Frank and Marie Rossi are now three-time losers. These landowners tried to use the court system to force a Wal-Mart superstore down the throats of their neighbors — but three times they lost. A little more than a year ago, on March 4, 2007, Sprawl-Busters reported that a New York state Supreme Court Judge had thrown out a lawsuit filed by disgruntled landowners in Ballston, New York. The landowner sued the town when local officials turned down their Wal-Mart supercenter proposal for land along routes 50 and 67. The landowners tried to get the courts to overturn two local laws: the first in February of 2005 set up a six month moratorium on big box stores and large residential developments, and the second law in June of 2006 required a developer proposing a building larger than 90,000 s.f., or longer than 300 linear feet, or any site larger than 8 acres, to file for a Planned Unit Development District (PUDD). One month after the town passed the PUDD ordinance, Wal-Mart filed plans for a 203,091 s.f. superstore on 30 acres. In August of 2006, the Ballston Town Board voted not to pass the project to the Planning Board for review, because the Wal-Mart was inconsistent with the town’s comprehensive plan, and not in the public interest. Wal-Mart did not appeal that decision. The landowners claimed shortly after the decision, that there had been a “secret meeting” held by the Town Council on May 15, 2006 to discuss the Wal-Mart supercenter. During the Supreme Court trial, Wal-Mart’s lawyer submitted into evidence a copy of a page from Councilwoman Mary Beth Hynes’ personal schedule book, which had a meeting marked on that day. Wal-Mart said the page was given to them by an anonymous source. The Judge said such evidence was “unsubstantiated” and had no bearing in the ruling. The landowners charged that this “secret meeting” violated the Open Meeting law, but Judge Frank Williams ruled that the “secret meeting” was, in fact, a political caucus, and did not violate state law. The landowners did not appeal that ruling. In October of 2006, the landowners sued again, trying this time to annul the PUDD ordinance, and again challenging the “secret meeting” issue. The towns’ motion to dismiss the case was granted by the Supreme Court. The first Judge said the landowners had no basis to sue the town, but that Wal-Mart did have a right to sue. The New York State Supreme Court Appellate Division, Third Judicial Department, this week reiterated that the landowners have no standing to sue the town over the PUDD ordinance, because they are not the aggrieved party. It was Wal-Mart’s permit that was denied, and only they could be the aggrieved party. But the Appeals Court did allow the landowners to have standing to challenge the process the town used to enact the PUDD law, and the manner in which it employed the New York State Environmental Quality Review Act statute. The landowners again charged that the town board was using its legislative authority “as a pretext to prevent the construction of a Wal-Mart store within the town.” But the Appeals court ruled that the landowners failed to show that the town acted in a manner that was “arbitrary and unreasonable.” The court affirmed that the town’s PUDD law was “adopted for a legitimate governmental purpose.” The town submitted an affidavit from an expert who said the town’s planning and environmental review process had been made with “extraordinary care and thoroughness.” The court found that the landowners “failed to submit any evidence” that took issue with the town’s expert witness, and therefore had not overcome the “strong presumption of validity” attached to the town board’s actions. As far as the repeated charge of a “secret meeting,” the court said no new evidence had been submitted, so the issue would not be reconsidered.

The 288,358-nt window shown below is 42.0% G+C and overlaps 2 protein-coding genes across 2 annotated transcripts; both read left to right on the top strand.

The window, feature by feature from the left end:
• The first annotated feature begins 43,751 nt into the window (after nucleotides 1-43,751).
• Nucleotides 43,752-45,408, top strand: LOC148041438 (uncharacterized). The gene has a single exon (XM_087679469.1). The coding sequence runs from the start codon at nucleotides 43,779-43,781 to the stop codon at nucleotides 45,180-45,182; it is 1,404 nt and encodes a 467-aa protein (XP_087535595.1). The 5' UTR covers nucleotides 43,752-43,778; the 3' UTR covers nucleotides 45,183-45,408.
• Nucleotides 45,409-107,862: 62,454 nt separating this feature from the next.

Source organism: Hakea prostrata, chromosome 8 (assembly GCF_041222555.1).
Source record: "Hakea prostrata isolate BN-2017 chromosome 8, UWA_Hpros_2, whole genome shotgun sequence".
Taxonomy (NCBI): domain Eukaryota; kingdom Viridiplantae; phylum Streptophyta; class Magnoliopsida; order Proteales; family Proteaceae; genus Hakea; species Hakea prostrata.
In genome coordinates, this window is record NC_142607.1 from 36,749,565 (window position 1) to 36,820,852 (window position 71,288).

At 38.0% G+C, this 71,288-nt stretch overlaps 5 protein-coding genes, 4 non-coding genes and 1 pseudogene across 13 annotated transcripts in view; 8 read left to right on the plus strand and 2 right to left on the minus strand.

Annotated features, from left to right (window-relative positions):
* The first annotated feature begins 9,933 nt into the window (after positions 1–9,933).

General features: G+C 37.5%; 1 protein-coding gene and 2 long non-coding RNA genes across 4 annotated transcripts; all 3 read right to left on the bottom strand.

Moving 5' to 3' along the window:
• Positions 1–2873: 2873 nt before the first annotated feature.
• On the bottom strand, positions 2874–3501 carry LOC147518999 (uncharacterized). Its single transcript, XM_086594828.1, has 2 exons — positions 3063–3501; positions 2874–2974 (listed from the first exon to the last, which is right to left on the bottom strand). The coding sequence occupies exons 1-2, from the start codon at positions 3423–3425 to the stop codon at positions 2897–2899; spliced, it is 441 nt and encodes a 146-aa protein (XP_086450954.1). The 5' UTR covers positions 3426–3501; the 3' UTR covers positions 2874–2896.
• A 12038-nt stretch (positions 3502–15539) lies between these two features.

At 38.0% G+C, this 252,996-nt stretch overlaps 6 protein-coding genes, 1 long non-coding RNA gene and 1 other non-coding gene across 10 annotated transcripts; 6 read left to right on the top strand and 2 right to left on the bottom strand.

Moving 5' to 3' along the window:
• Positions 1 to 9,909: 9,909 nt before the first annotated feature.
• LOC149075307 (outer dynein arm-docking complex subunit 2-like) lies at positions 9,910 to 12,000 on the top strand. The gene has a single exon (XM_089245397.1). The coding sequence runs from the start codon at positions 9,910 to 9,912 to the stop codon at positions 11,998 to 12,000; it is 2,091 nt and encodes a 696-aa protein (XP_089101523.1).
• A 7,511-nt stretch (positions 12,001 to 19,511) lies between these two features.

This week’s decision ends the third legal proceeding against the town within the past four years that has been brought by the Frank and Marie Rossi family, who own the property. The Rossi’s daughter and family spokeswoman, Gina Marozzi, told the Schenectady Daily Gazette that she was unaware of the decision and had no immediate comment. In this case, Wal-Mart folded its tent, and knew that it could not challenge the town board’s zoning law. But the landowner could not let millions of dollars slip away, so they sued the taxpayers of Ballston once, twice, and a third time. What they were unable to get by regulation, they tried to get by litigation. They were unable to prove that the PUDD ordinance — which did not ban big boxes — was designed just to stop one store — Wal-Mart. The town of Ballston stood its ground and did not blink. But these landowners forced taxpayers to slog through four years of litigation, and the legal expense of defending their actions. Citizens in Ballston organized early, and kept the pressure on town officials from start to end. This project was so out of scale with Ballston’s needs and plans, that the town board refused even to pass it on for a review. Readers are urged to email Town of Ballston Supervisor, Patti Southworth, at [email protected], with the following message: “Congratulations for going toe-to-toe with the Rossi family over the proposed Wal-Mart project. The town was right to stick by its guns, and the courts have now affirmed and reaffirmed your position. This huge superstore was incompatible with your Comprehensive Plan and land use goals. Ballston is to be commended for winning a 4 year fight against the world’s largest retailer.”